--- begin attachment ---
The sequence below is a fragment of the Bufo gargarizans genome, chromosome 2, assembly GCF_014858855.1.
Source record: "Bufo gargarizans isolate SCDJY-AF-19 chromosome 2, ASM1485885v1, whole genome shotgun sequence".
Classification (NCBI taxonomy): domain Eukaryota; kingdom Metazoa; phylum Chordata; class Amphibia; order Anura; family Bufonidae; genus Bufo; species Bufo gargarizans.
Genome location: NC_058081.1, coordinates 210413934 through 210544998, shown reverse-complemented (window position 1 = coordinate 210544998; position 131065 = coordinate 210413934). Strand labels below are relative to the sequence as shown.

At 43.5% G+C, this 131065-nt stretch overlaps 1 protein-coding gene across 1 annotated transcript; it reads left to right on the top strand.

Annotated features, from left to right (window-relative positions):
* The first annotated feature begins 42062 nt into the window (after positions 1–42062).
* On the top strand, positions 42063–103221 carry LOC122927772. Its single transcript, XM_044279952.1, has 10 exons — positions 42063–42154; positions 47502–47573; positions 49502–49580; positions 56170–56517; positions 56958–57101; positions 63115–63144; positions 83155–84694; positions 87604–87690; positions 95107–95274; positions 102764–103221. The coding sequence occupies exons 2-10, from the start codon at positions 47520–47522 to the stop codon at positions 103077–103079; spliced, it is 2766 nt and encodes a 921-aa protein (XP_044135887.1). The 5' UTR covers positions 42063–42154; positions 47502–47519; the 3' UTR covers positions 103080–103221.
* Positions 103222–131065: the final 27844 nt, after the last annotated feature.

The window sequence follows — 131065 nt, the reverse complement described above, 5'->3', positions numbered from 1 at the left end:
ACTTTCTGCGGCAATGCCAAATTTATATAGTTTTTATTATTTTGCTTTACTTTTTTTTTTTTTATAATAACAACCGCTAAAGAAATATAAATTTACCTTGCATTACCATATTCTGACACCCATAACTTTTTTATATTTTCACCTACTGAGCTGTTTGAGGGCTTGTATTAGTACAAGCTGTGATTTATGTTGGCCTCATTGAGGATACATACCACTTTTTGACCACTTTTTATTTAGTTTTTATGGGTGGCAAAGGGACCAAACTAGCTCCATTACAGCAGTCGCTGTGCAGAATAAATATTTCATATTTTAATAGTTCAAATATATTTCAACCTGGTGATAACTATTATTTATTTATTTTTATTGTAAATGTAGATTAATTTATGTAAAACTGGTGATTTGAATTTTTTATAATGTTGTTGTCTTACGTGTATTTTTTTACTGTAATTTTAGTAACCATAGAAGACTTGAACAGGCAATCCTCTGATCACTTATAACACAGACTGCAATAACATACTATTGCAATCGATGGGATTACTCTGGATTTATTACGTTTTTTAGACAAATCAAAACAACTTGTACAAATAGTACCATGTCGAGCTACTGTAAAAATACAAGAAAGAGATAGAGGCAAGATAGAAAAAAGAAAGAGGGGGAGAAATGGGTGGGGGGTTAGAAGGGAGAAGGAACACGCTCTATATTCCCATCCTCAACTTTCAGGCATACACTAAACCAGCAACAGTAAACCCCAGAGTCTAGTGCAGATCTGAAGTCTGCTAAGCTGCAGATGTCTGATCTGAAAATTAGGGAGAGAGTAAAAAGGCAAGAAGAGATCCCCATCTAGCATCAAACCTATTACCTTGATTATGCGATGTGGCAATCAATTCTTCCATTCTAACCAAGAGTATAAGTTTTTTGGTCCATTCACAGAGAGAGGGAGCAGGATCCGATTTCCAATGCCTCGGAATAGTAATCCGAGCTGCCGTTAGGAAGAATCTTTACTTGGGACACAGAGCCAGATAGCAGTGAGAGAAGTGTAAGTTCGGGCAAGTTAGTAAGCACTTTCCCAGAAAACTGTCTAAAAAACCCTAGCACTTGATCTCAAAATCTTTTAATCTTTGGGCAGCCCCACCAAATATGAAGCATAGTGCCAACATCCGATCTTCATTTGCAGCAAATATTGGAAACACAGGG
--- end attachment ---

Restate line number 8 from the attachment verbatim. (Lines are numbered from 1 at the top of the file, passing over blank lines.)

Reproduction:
* On the top strand, positions 42063–103221 carry LOC122927772. Its single transcript, XM_044279952.1, has 10 exons — positions 42063–42154; positions 47502–47573; positions 49502–49580; positions 56170–56517; positions 56958–57101; positions 63115–63144; positions 83155–84694; positions 87604–87690; positions 95107–95274; positions 102764–103221. The coding sequence occupies exons 2-10, from the start codon at positions 47520–47522 to the stop codon at positions 103077–103079; spliced, it is 2766 nt and encodes a 921-aa protein (XP_044135887.1). The 5' UTR covers positions 42063–42154; positions 47502–47519; the 3' UTR covers positions 103080–103221.